Donatio Mortis Causa: Are deathbed gifts legal?
The usual way of making gifts in your lifetime fall under those that are “Inter Vivos” gifts, which translates to those “between the living” and those which are made in a Will adhering to section 9 of the Wills Act 1837. The one rarely used exemption that falls between these is “Donatio Mortis Causa”.
Roughly translated to “deathbed gifts”, this concept derives from ancient laws used by the Romans that were introduced and developed into English law. However with the spike in deaths due to the Covid-19 pandemic, it is thought that this exemption is on the rise as a result of the lack of time people have been given to put their affairs in order.
How do death bed gifts work?
The use of Donatio Mortis Causa is a common law doctrine (rather than a statutory provision) that allows a dying person to make a gift to another person that comes into effect on their death, provided certain criteria are met.
The difference with this type of gift and those left in a Will is that upon the death of the dying person, the asset being gifted is not passed to a personal representative (the person dealing with the Will or estate after death) but rather, directly to the person receiving the deathbed gift. The gift subsequently falls outside and is therefore not subject to any provisions left in a Will or under the intestacy rules but may still be subject to IHT or create an IHT liability for the estate.
In order to be valid the dying person must meet all of the rules required to make such a gift. If a deathbed gift is found to be valid, it is treated as being a lifetime gift of the person who made it.
What are the rules?
In order for a deathbed gift to be valid the person dying (Donor) must meet the following criteria:
- The Donor of the gift must be aware that they are likely to die and the gift is therefore made in contemplation of death;
- The gift is contingent on the Donor dying;
- The Donor must part with the gift or it must be “delivered” in some way by the Donor to the person receiving the gift (Donee).
Likely to die or in contemplation of death
The test for this part of the rules requires that the death be “within the near future” or “impending” and not a gift that is made upon contemplation of “immediate death” and therefore gifted upon an actual deathbed.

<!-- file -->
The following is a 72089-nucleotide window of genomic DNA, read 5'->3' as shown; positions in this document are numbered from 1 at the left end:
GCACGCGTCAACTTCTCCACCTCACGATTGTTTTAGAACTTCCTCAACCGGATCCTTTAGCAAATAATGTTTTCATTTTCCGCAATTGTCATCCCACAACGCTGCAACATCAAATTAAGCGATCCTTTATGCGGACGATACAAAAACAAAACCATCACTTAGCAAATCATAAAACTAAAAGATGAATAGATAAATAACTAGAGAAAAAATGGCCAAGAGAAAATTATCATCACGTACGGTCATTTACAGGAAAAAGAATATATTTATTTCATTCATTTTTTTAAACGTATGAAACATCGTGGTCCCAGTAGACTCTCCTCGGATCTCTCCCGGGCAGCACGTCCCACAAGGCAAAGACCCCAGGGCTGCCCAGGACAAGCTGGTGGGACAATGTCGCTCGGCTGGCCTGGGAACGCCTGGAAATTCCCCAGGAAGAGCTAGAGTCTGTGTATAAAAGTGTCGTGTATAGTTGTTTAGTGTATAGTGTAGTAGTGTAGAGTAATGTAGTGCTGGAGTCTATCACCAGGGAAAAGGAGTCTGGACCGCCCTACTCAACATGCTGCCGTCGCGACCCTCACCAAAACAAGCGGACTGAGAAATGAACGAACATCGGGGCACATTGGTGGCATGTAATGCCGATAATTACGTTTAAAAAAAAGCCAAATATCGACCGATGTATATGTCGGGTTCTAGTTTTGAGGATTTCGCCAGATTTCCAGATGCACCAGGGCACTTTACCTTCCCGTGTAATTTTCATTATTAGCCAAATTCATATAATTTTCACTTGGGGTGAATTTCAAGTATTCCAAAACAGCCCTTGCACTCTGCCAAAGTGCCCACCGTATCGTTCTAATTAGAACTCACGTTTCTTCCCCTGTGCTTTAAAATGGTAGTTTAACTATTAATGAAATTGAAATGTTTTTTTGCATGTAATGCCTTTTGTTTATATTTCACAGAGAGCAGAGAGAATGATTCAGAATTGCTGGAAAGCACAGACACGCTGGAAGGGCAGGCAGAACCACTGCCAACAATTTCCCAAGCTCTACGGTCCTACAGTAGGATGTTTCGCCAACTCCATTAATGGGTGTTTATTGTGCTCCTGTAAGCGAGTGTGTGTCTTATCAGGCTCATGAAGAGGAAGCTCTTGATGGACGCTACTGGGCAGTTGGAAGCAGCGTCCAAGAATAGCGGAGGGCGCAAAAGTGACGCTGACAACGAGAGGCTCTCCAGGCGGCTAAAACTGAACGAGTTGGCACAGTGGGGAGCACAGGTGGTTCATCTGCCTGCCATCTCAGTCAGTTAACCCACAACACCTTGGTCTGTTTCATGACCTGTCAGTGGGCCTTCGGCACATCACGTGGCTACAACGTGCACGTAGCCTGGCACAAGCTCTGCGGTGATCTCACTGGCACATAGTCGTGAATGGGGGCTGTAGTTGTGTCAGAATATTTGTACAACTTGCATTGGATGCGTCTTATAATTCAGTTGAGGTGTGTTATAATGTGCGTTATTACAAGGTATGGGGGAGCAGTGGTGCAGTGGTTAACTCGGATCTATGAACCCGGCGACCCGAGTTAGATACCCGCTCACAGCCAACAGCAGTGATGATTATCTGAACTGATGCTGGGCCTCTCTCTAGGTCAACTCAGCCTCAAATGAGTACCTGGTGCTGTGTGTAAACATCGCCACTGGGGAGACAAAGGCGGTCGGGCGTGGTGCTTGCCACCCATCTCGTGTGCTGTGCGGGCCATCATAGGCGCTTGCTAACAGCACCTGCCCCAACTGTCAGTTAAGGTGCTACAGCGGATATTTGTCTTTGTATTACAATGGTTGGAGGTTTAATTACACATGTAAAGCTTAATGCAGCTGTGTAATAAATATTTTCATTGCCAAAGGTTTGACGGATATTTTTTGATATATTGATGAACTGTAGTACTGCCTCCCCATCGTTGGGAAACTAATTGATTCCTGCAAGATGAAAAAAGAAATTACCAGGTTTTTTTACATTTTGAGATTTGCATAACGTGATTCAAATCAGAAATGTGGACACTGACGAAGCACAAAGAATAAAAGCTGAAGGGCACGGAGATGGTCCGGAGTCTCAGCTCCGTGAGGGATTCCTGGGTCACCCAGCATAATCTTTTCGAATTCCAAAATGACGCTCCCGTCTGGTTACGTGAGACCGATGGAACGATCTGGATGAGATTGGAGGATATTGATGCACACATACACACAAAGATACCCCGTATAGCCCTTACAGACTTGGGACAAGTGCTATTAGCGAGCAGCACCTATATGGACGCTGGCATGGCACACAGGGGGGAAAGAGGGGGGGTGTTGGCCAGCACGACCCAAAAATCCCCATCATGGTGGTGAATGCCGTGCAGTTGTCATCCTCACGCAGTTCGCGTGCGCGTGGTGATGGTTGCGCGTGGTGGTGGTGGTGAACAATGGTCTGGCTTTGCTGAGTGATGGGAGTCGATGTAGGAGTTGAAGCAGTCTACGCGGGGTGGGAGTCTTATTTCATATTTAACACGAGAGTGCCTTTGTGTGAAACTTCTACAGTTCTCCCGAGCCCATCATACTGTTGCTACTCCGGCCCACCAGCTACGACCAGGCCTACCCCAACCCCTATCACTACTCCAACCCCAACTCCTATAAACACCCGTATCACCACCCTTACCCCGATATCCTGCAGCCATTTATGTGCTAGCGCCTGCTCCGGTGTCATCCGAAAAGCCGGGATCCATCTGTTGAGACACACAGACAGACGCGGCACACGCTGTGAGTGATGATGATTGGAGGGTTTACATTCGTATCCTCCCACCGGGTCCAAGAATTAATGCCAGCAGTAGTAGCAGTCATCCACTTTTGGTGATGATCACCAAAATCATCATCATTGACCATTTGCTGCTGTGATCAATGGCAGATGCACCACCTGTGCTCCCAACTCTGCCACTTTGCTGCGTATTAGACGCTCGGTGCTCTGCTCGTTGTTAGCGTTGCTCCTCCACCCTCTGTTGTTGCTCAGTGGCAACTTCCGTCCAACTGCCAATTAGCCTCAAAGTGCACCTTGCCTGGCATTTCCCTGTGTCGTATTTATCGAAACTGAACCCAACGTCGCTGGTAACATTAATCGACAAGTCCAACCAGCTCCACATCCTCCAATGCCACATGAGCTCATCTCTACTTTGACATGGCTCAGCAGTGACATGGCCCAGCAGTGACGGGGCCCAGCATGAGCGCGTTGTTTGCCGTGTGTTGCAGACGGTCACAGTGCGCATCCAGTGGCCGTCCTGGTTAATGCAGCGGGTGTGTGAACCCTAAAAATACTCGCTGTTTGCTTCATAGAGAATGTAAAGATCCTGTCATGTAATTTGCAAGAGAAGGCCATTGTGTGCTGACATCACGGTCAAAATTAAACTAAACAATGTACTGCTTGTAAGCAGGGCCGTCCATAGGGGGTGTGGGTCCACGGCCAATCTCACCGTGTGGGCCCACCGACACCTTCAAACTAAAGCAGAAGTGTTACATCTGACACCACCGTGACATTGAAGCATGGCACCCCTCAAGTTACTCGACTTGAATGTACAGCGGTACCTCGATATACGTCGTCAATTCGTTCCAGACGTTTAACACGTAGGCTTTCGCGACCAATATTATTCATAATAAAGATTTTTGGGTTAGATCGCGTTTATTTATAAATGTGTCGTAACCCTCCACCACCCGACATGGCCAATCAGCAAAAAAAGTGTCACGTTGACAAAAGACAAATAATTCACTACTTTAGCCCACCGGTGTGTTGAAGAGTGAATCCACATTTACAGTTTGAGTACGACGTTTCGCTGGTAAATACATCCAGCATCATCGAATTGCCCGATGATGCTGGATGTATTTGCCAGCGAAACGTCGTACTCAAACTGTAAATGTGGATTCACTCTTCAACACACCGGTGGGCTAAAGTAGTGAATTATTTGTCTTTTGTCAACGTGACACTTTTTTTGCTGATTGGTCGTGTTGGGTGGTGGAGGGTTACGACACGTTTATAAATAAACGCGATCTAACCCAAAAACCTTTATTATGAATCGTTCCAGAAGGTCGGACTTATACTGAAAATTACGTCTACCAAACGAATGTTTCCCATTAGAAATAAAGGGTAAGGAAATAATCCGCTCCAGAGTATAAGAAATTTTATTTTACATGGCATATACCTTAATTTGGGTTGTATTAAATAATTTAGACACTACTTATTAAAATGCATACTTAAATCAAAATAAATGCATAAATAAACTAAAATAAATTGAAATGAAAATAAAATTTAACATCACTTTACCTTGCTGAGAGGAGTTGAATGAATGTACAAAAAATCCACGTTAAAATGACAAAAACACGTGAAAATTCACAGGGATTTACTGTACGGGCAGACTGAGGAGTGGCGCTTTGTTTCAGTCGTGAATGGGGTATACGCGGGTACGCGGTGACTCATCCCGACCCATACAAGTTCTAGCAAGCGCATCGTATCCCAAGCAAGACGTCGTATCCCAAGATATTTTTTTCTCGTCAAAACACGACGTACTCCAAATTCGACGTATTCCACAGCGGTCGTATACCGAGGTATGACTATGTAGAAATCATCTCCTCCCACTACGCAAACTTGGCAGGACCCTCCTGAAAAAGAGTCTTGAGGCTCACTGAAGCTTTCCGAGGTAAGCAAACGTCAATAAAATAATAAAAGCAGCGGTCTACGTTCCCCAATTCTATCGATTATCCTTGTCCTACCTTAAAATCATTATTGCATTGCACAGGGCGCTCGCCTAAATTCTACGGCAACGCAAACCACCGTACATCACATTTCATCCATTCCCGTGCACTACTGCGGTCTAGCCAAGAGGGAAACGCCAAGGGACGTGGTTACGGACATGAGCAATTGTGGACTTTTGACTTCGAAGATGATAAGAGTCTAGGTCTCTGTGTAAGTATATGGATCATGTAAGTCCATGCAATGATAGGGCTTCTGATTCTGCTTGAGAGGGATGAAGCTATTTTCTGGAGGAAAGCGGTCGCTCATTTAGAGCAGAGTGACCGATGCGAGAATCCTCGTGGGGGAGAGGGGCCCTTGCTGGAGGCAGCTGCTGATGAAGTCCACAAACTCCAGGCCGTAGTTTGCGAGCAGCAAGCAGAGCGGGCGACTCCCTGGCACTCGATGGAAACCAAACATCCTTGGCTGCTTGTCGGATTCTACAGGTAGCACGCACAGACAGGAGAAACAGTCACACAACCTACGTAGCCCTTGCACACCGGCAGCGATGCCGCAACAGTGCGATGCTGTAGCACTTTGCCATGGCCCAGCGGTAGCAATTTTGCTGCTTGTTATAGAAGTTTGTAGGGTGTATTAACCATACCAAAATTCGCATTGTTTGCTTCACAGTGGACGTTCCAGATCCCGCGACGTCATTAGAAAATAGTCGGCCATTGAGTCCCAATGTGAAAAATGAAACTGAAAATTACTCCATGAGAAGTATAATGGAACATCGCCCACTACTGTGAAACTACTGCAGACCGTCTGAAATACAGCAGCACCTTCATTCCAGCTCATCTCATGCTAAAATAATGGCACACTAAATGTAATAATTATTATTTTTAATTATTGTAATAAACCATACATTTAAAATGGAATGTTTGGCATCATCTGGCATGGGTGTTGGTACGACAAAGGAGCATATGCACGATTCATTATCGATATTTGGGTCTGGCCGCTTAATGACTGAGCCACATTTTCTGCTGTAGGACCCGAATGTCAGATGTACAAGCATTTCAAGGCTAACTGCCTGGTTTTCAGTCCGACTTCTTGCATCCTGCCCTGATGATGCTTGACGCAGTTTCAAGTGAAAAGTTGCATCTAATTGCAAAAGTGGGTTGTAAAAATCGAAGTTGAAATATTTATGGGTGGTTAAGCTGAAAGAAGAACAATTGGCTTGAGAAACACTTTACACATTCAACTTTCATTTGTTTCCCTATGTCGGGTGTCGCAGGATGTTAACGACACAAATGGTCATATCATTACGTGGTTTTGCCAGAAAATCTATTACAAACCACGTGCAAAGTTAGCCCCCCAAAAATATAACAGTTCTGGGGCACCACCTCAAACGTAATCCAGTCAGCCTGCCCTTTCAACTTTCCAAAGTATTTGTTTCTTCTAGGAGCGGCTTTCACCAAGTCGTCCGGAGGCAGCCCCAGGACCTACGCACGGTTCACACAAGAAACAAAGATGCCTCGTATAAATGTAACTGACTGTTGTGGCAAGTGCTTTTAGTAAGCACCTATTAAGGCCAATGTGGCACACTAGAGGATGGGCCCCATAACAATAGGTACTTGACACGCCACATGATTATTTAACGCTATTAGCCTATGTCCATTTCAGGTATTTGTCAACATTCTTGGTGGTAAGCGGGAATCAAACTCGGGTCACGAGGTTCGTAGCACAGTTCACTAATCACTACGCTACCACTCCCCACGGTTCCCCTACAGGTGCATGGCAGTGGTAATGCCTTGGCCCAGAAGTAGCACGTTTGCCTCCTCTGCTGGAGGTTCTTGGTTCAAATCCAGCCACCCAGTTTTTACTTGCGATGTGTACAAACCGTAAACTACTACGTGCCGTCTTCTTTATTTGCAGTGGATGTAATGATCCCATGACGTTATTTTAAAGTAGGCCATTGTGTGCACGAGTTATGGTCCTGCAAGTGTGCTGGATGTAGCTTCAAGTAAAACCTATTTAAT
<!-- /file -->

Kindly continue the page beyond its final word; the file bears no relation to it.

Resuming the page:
The cause of death need not matter; only that the Donor anticipated that they did not have long left to live. Therefore a deathbed gift does not require a person to be in a hospital or made in their final breath to be valid.
The gift is contingent on the death of the Donor
Very simply, in order to satisfy this rule there must be “clear intention to give, but to give only if the Donor dies”. Therefore there must be an intention for the gift to take effect and become absolute only in the event that the Donor dies. If the Donor makes the gift and recovers, the gift is revoked.
The Donor must part with the gift or “deliver” it to the Donee
Under this rule the Donor must part with dominion, control or possession over the asset being gifted. The rules require a mental intention to part with control but also requires sufficient physical delivery of the gift. For example the Donor must either physically gift the asset (i.e. an antique) or something that represents the gift (i.e. keys to a box containing a gift). If a cheque, it must clear before the Donor’s death or before the bank is aware of the death.
It does not matter that the intention and physical requirements are met at the same time and the delivery does not need to be undertaken by the Donor themselves. This means that it can be undertaken by an ‘agent’ on behalf of the Donor and likewise delivered to an agent of the Donee if needs be.
Following the case of Sen v Headley, Land and Property is now confirmed to be a valid subject matter that can be gifted via a deathbed gift.
Can deathbed gifts be challenged?
As an asset can be given away on someone’s death and outside of a Will, these types of gifts are highly contentious and often challenged in the court by families or those who would have benefited by the Will or intestacy.
Because the Donor must be likely to die or contemplating death when making the gift the courts are very careful in considering the criteria required and granting them validation.
Common arguments against these types of gifts include whether the Donor had the requisite mental capacity to make a rational decision to make the gift in the way they did, or whether their lucidity was affected by any drug or treatment they were receiving at the time. Alternatively “Misinterpretation” and “Undue Influence” are also commonly put forward as the gift is often only made with the Donor and Donee present.
With Covid-19 spreading and particularly vulnerable people trying to recover, it is thought that there will be more use of this type of gifting and contentious cases disputing their validity in the near future.
If you would like advice on deathbed gifts, please contact the Private Client team at Hodge Jones & Allen by completing the contact us form or ask to speak with the private client team on 0808 252 5231.